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Nikwasi Mound story will be featured in traveling Smithsonian Museum exhibit

Lilly Knoepp
The deed transfer of the Nikwasi Mound to the nonprofit Nikwasi Initiative was celebrated in August 2019.

The story of the deed transfer of the Nikwasi Mound in Franklin will now be part of a Smithsonian traveling exhibit.

The story of the creation of the Nikwasi Initiative and the transfer of the mounds ownership will be a part of “SPARK! Places of Innovation” traveling museum.

Bob McCollum is co-chair of the board for the Nikwasi Initiative, the non-profit that the deed of the Eastern Band of Cherokee sacred site was transferred to.

“I think the main thing that I feel right now is pride in our community for working together on this project at a time when so many other communities are struggling with similar issues,” said McCollum.  

The Initiative is made up of representatives from Franklin, Macon County, the Eastern Band of Cherokee and Main Spring Conservation Trust.  The mound is sacred to the Cherokee but the land was taken by settlers in an 1817 treaty. In 1946, the mound was purchased by the community to protect it and it was placed on the National Register of Historic Places in 1980.

The road to that May 2019 transfer was long. The ownership of the mound had been debated since it was purchased by the town of Franklin in 1946.  In 2012, the town sprayed herbicide on the mound and killed the grass - causing great tension with the Eastern Band.

McCollum says a group of private citizens from Franklin, Qualla Boundary and across the region had hard discussions after that incident.

“There was three full years of talks before the actual transfer of the deed and that was just building bridges and partnerships,” said McCollum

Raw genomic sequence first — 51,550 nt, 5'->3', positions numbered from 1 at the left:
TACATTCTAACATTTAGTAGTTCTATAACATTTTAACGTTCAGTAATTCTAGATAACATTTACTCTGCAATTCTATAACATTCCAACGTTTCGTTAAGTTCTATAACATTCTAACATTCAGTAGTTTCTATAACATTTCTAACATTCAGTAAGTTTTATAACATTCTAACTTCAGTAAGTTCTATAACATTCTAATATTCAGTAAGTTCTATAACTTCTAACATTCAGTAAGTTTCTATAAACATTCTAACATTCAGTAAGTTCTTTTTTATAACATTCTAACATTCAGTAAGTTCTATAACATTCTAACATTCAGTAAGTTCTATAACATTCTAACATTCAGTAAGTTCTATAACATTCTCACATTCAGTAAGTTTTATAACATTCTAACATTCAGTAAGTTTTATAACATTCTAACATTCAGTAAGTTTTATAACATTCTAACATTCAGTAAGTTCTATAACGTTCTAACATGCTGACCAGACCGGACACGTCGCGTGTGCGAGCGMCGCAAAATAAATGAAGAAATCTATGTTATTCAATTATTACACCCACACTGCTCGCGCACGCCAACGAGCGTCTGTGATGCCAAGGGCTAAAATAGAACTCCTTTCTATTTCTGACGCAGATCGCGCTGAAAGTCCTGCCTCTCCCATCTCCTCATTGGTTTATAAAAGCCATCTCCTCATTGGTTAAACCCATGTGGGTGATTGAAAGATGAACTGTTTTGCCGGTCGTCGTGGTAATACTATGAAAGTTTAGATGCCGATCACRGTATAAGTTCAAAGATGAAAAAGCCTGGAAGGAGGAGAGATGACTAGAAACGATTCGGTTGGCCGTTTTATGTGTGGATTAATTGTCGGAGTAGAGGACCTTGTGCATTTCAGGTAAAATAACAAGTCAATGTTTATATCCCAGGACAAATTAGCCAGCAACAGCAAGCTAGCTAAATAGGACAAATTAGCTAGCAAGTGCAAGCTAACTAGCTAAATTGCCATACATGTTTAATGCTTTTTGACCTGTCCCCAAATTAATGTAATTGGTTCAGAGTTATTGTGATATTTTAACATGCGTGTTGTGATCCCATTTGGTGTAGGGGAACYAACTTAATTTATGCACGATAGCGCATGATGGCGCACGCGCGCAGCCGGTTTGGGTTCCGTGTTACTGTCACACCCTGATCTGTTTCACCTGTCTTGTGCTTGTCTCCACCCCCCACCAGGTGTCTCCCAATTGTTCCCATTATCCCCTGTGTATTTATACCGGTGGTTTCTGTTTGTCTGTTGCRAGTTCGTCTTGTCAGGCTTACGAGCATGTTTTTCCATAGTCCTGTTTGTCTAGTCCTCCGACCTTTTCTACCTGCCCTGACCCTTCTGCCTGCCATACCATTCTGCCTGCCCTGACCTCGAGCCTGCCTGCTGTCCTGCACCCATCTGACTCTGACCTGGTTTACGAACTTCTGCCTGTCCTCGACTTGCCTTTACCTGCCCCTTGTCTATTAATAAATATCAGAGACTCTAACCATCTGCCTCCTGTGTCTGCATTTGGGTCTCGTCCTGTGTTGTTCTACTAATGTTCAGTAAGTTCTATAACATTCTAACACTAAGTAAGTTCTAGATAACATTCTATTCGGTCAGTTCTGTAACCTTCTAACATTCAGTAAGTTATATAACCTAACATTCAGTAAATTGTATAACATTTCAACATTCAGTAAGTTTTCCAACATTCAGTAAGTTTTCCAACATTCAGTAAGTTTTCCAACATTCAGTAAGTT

That finally lead to the decision to transfer the mound, but even that wasn’t smooth.  The transfer was part of the plan for cultural corridor from Franklin to Cherokee announced in 2018.  

The town first drew up a transfer deed in March 2019, but a different group of citizens filed a lawsuit, which was eventually dropped. Two months later the transfer went through. 

The Nikwasi Initiative’s first act was to place an education kiosk at the mound to tell its story in Cherokee. Now planning is underway for a larger project focused on early Cherokee agriculture.

“I grew up in the community where we didn’t know how to properly recognize the mound. We knew it was important but we didn’t know why it was so important. Now we have the opportunity to learn about why it was so important,” said McCollum.

The Nikwasi Initiative is currently seeking feedback for future development at the site – now called the “The Noquisiyi Cultural District” which will be a site with diverse offerings, green space to reflect the past, present, and future culture of Cherokee. You can find the public meetings online and take the survey.  Paper surveys are also available.

This Nikwasi Mound story will be featured on the Smithsonian museum tour for six years, stopping in 24 states and over 140 communities.

It starts in Spring 2022.

Lilly Knoepp is Senior Regional Reporter for Blue Ridge Public Radio. She has served as BPR’s first fulltime reporter covering Western North Carolina since 2018. She is from Franklin, NC. She returns to WNC after serving as the assistant editor of Women@Forbes and digital producer of the Forbes podcast network. She holds a master’s degree in international journalism from the City University of New York and earned a double major from UNC-Chapel Hill in religious studies and political science.
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